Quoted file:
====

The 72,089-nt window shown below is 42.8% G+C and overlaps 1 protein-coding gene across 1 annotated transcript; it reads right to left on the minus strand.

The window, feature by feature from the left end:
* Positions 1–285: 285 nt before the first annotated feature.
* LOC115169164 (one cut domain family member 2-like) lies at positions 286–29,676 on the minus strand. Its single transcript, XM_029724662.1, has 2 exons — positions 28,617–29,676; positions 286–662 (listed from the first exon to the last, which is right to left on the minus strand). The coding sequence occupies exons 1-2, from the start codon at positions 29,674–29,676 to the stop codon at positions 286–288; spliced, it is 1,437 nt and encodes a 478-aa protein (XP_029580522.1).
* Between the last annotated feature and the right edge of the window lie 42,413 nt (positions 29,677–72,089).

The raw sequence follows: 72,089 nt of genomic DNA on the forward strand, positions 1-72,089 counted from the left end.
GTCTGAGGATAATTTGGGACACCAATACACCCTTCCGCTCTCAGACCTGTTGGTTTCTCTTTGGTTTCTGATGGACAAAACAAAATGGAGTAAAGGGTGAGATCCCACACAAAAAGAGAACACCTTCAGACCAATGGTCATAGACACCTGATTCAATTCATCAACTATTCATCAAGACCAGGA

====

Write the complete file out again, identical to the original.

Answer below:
The 72,089-nt window shown below is 42.8% G+C and overlaps 1 protein-coding gene across 1 annotated transcript; it reads right to left on the minus strand.

The window, feature by feature from the left end:
* Positions 1–285: 285 nt before the first annotated feature.
* LOC115169164 (one cut domain family member 2-like) lies at positions 286–29,676 on the minus strand. Its single transcript, XM_029724662.1, has 2 exons — positions 28,617–29,676; positions 286–662 (listed from the first exon to the last, which is right to left on the minus strand). The coding sequence occupies exons 1-2, from the start codon at positions 29,674–29,676 to the stop codon at positions 286–288; spliced, it is 1,437 nt and encodes a 478-aa protein (XP_029580522.1).
* Between the last annotated feature and the right edge of the window lie 42,413 nt (positions 29,677–72,089).

The raw sequence follows: 72,089 nt of genomic DNA on the forward strand, positions 1-72,089 counted from the left end.
GTCTGAGGATAATTTGGGACACCAATACACCCTTCCGCTCTCAGACCTGTTGGTTTCTCTTTGGTTTCTGATGGACAAAACAAAATGGAGTAAAGGGTGAGATCCCACACAAAAAGAGAACACCTTCAGACCAATGGTCATAGACACCTGATTCAATTCATCAACTATTCATCAAGACCAGGA